For revolutions to occur there must be a trigger

As I have written and spoken on a number of occasions, revolutions will not occur unless there is a spark. I have given you the sparks that triggered revolutions in France, Mexico, Russia, Tunisia and Ethiopia. In Uganda the conditions for a revolution are there in abundance. What is missing is a spark which could come any time from now. We can prevent a revolution only if commonsense prevails in the NRM government. Ugandans are not docile people. They are ready but the spark hasn’t gone off yet.

In Iran the revolution was triggered by an article written by the Shah. Here is what happened after the Shah decided to counter the growing popularity of Ayatollah Khomeini.

“The Shah penned an article, a report supposedly about Ayatollah Khomeini, calling the cleric a coward, a traitor, a communist and insinuating that he’d partaken in particularly lascivious deeds. On January 7, 1978, when the Shah had the article published …, it was the first time the cleric’s name had seen the ink of Iran’s printing press since 1964. It also marked the last time the Shah’s people were going to put up with his crap [hence the spark].

Iranians knew it was a fake. The article that condemned Khomeini, calling him decadent and a communist spy, proved to be the noose the Shah drew around his own neck. When religious students in Qom read the article, they kicked off a protest that would snowball into a revolution. Marching from the house of one theologian to another asking them to condemn the Shah, their numbers grew from a few dozen to thousands, as angry townspeople joined in. Windows were smashed, the crowd chanted ‘Down with the Shah’, and several marchers threw stones at police manning a roadblock. The police shot into a crowd, killing five. Or may be seven or twenty or thirty….. Across the country, memorial services were scheduled, and those emotional protests spawned more run-ins with the security and more deaths. Religious students continued protesting so loudly that SAVAK and the military broke up the protests. At least seven students were killed. Riots broke out….. The oil workers went on strike, cutting off revenue and domestic supplies. The blackouts began. …

In August, a theater in the oil town Abadan burned down, killing four hundred. …, the striking oil workers blamed it on SAVAK. In September the Shah imposed martial law … All public meetings were banned and even two constituted a crowd.

Khomeini’s tapes urged followers to rebel [these days it is social media]. On September 8, 1978, thousands convened in Teheran … In response…, the military rolled in… At least eighty were killed on Black Friday… It marked the Shah’s darkest hour.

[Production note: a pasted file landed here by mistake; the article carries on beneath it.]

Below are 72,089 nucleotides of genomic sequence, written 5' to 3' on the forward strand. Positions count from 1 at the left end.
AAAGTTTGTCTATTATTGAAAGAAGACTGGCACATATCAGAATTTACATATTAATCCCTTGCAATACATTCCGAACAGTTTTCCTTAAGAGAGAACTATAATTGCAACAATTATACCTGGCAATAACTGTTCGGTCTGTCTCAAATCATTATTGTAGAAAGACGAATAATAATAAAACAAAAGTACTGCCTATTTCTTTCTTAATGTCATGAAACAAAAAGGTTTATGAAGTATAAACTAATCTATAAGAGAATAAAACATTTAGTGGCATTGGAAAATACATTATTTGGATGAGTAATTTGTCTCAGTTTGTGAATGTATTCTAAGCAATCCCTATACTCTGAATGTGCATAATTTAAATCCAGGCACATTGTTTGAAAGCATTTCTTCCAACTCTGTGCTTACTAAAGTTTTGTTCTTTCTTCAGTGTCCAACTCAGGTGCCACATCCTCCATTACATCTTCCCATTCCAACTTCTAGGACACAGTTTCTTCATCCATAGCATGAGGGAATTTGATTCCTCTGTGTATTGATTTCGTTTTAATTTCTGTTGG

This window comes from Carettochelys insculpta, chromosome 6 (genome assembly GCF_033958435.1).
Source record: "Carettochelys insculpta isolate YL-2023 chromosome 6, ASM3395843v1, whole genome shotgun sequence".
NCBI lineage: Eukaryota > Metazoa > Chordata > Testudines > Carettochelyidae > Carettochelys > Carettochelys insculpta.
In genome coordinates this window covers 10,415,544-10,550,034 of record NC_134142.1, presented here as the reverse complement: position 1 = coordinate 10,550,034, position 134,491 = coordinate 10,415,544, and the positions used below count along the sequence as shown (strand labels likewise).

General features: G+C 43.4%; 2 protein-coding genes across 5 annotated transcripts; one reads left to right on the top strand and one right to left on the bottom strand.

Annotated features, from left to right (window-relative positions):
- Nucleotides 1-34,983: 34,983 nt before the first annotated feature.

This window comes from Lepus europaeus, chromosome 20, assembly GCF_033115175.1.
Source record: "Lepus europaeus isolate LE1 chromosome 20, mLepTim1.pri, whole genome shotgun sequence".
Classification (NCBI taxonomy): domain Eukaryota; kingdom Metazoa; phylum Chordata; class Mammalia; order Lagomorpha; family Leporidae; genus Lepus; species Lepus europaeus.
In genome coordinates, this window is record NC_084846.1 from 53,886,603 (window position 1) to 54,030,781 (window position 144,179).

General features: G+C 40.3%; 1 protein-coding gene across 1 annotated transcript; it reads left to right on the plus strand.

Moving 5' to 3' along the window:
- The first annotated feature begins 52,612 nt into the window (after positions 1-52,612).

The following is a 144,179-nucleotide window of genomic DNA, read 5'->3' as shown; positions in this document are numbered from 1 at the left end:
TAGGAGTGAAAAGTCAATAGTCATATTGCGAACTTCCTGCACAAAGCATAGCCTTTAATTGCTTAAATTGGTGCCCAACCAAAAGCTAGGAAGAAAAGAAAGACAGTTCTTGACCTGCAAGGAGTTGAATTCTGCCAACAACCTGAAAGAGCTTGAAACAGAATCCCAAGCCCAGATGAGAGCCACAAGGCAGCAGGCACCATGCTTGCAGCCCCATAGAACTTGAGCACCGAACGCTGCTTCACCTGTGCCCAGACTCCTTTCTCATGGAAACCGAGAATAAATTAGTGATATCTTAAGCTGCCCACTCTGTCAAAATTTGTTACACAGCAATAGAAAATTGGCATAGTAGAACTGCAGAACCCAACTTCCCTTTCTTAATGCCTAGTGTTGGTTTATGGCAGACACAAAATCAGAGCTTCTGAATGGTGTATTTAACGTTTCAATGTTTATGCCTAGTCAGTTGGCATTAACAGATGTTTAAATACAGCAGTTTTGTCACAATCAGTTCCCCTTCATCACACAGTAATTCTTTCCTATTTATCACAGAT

The Shah tried deal making with his people. He promised to call off SAVAK. He tossed in a new prime minister – a nationalist. But it had all gone too far. By now the revolution had full support of the bazaaris, the powerful and religious-leaning merchant class whose networks stem from traders to the countryside. … Like that in the cities, the rural population backed an overthrow of the Shah’s regime and backed Khomeini, whose anti-Shah message was also embraced by ethnic minorities… and militant dissidents…

It soon became clear that the Shah had lost his grip. Asked to leave by the prime minister, on the night of January 16, [1979], the Shah, his wife, and his family secretly hurried from the palace and boarded the royal plane. .. For the first few months he [the Shah] made a home in Egypt, watching in horror the news of what had happened since he left [and never to return]”(Melissa Rossi The Middle East 2008).

Many leaders who refused to listen to the voices of dissent from their people including Rhee of South Korea, Marcos of the Philippines and the Shah of Iran I have written about ended up in exile, never to return. These leaders were confident they had strong security forces and reliable foreign backers. In the final analysis the people’s power prevailed. It could well happen in Uganda even though there might be strong security forces and reliable external friends.

The purpose of writing the above quotation is not to incite a revolution in Uganda but to advise the government that the way things stand the only alternative left is a people’s revolt unless the government is willing and ready to enter – quickly – into negotiations with opposition parties and groups at home and in the Diaspora to set up an all inclusive transitional government run by a presidential team with each region represented. The transitional team would then arrange for free and fair multiparty elections.

Eric Kashambuzi, Secretary-General of UDU.